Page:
Yin and Yang

I guess you could say I had a real yin yang weekend. I put in full workdays both Saturday and Sunday, getting WFRP ready for version 6 of its playtest rules. Then each night I went into town to catch a punk rock show. So while I did get quite a bit done, it still felt like a weekend because I was out until 2 am each night enjoying some punk rock fury.

Saturday’s was a No Vote Left Behind show. Pansy Division kicked it off and they were great. When they stated to play, I joked to Nik, “Gee, think they’re going to play any songs about gay sex?” And how. While songs like Cocksucker Club, Political Asshole, and the new Alpine Skiing (introduced briskly as “a song about jerking off two guys at once”) are hardly subtle, Pansy Division was one of the first bands (punk or otherwise) to get out there are sing about such things. And while singing about sex could be seen as simply crass, the thing about Pansy Division is that each song is a political statement, a giant “fuck you” to the bigots that can’t seem to deal with homosexuality. As they say, “It seems so strange that they should care, if you stick a dick up there.”

Kinski, a local band, played next. I had seen them open for Mission of Burma a couple of months back and had inadvertently met the drummer when I thought he was an old friend of mine from NY (he wasn’t, they just look remarkably alike). They are mostly an instrumental band, doing the art punk noise thing. Pretty decent overall and they closed with a couple of Ramones songs in honor of Johnny’s passing.

Next up was my main event: the Avengers. Or to be more precise, half the original Avengers and a new rhythm section. But hey, whatever. The point is that they did indeed rock. Penelope’s voice is still terrific and band generally performed well (except a big fuck up during I Want In). She seemed almost shy up on stage. You can tell it’s been awhile since she fronted a punk band. They played a long set with most everything I wanted to hear, kicking it off with We Are the One (which qualifies, btw, as a fucking anthem). I was mildly perplexed that they played so much of their later era material but didn’t play I Believe in Me or Fuck You. That’s just quibbling though. They did a killer version of Car Crash, played the obscure comp track Cheap Tragedies, and then closed with the classic Open Your Eyes. All in all, quite satisfying, though the crowd was a bit weak. I expect a sea of mad pogoing but I had to actually migrate from center stage over to the left to get to other folks who were as excited as I was.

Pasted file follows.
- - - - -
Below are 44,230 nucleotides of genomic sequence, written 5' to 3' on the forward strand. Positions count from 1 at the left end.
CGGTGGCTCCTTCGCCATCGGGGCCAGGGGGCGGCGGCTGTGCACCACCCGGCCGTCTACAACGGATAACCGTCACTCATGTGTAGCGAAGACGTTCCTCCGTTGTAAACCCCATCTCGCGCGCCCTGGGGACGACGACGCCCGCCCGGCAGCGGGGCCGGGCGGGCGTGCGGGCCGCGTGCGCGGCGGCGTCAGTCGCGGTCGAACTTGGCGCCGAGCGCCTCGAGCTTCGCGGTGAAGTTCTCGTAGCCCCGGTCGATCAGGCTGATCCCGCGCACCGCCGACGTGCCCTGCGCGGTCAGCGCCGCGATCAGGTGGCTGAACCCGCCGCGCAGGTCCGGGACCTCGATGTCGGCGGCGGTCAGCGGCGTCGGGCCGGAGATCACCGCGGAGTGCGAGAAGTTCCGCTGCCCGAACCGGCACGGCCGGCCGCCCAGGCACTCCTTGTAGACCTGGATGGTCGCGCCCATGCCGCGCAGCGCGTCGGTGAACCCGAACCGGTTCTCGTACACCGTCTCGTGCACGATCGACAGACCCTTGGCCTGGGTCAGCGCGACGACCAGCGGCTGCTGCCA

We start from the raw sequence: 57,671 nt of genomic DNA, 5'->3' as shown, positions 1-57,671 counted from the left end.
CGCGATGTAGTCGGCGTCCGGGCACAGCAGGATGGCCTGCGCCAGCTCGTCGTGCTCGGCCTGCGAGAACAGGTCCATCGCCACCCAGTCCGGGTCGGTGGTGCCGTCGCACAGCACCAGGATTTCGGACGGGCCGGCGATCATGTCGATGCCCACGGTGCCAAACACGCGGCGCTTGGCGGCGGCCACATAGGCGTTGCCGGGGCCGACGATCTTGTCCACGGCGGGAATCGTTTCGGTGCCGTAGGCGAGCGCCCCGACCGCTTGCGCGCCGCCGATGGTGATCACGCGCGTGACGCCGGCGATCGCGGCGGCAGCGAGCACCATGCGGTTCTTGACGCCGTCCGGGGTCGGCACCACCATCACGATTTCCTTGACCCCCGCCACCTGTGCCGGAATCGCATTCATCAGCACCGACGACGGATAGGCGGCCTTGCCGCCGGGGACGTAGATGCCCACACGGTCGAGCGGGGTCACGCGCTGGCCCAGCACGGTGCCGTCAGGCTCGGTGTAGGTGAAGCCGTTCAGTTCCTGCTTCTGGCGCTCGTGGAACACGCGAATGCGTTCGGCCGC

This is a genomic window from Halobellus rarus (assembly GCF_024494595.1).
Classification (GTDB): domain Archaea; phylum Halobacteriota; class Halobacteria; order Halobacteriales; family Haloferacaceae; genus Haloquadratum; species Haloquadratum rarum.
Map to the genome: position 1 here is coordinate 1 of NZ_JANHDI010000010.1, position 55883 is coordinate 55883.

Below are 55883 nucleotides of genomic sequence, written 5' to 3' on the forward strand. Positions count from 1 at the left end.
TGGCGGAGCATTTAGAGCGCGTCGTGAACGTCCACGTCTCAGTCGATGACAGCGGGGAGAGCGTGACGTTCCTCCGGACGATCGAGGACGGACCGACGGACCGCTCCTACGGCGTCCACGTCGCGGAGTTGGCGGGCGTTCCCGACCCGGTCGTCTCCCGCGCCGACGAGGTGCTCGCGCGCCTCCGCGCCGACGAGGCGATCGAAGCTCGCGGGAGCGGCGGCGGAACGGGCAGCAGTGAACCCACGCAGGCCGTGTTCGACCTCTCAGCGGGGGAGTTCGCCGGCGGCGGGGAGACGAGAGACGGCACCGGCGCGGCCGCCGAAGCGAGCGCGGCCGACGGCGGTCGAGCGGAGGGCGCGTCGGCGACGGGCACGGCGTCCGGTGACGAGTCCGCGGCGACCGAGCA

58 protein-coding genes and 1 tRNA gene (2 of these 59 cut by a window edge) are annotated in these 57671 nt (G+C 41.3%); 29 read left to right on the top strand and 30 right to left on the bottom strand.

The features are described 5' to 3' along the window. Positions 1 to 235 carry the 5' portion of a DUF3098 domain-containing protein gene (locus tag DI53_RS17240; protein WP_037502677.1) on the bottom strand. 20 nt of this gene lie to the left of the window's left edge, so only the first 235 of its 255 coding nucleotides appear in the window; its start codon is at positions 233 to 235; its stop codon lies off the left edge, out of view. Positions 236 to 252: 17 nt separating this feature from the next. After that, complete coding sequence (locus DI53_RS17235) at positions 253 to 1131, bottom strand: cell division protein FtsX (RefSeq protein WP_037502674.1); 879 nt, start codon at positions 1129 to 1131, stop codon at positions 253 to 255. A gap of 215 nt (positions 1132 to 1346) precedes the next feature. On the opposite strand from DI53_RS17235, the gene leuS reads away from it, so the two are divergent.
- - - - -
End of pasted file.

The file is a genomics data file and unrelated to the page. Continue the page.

Our show ended in the midst of David Cross’s funny but scattered stand up set. He was jumping from one thing to another and admitted that he hadn’t worked on new material in three months. Even improvving new bits that guy is still funny though. Too bad we missed the end of his set (and Mudhoney entirely) because the Seattle bus system fucking sucks. We caught literally the last bus home, as it wasn’t going to worth a $20 cab ride to confirm that I only really like two Mudhoney songs (and one of them is a cover).

Alrighty, this entry is getting way too long, so I’ll skip the blow by blow on the Ex show Sunday night and note that it was amazing. Interestingly, the Ex were contemporaries of the Avengers (starting in 1979 in Amsterdam) but they have stayed together all these years. Surprisingly, they have actually gotten better over time, not worse like most bands. They are incredibly creative, insanely dedicated, and just plain brilliant. And they don’t live in the past. I have at least eight records by the Ex but last night they didn’t play one song I recognized. It was all about moving forward. They have a new double LP (which I must get) and a new bass player (who uses a stand-up) and they showed off exactly what they had been up to for the past few years. They build layers of sound, using elements that should in no way fit together. On first blush it seems like it’s going to be an atonal mess, nothing but noise for the sake of noise. Somehow though, it all works, and those layers build into a roar as everything clicks. And you find yourself entranced by the grandeur and the power of the whole thing and you wonder what kind of mad geniuses these Dutchmen are.

Then you find that they are the middle of their second encore and you once again have to leave to catch the last bus home. And you curse Seattle for its shit public transportation system and go home, so you can wake up time for the transatlantic conference call in the morning.

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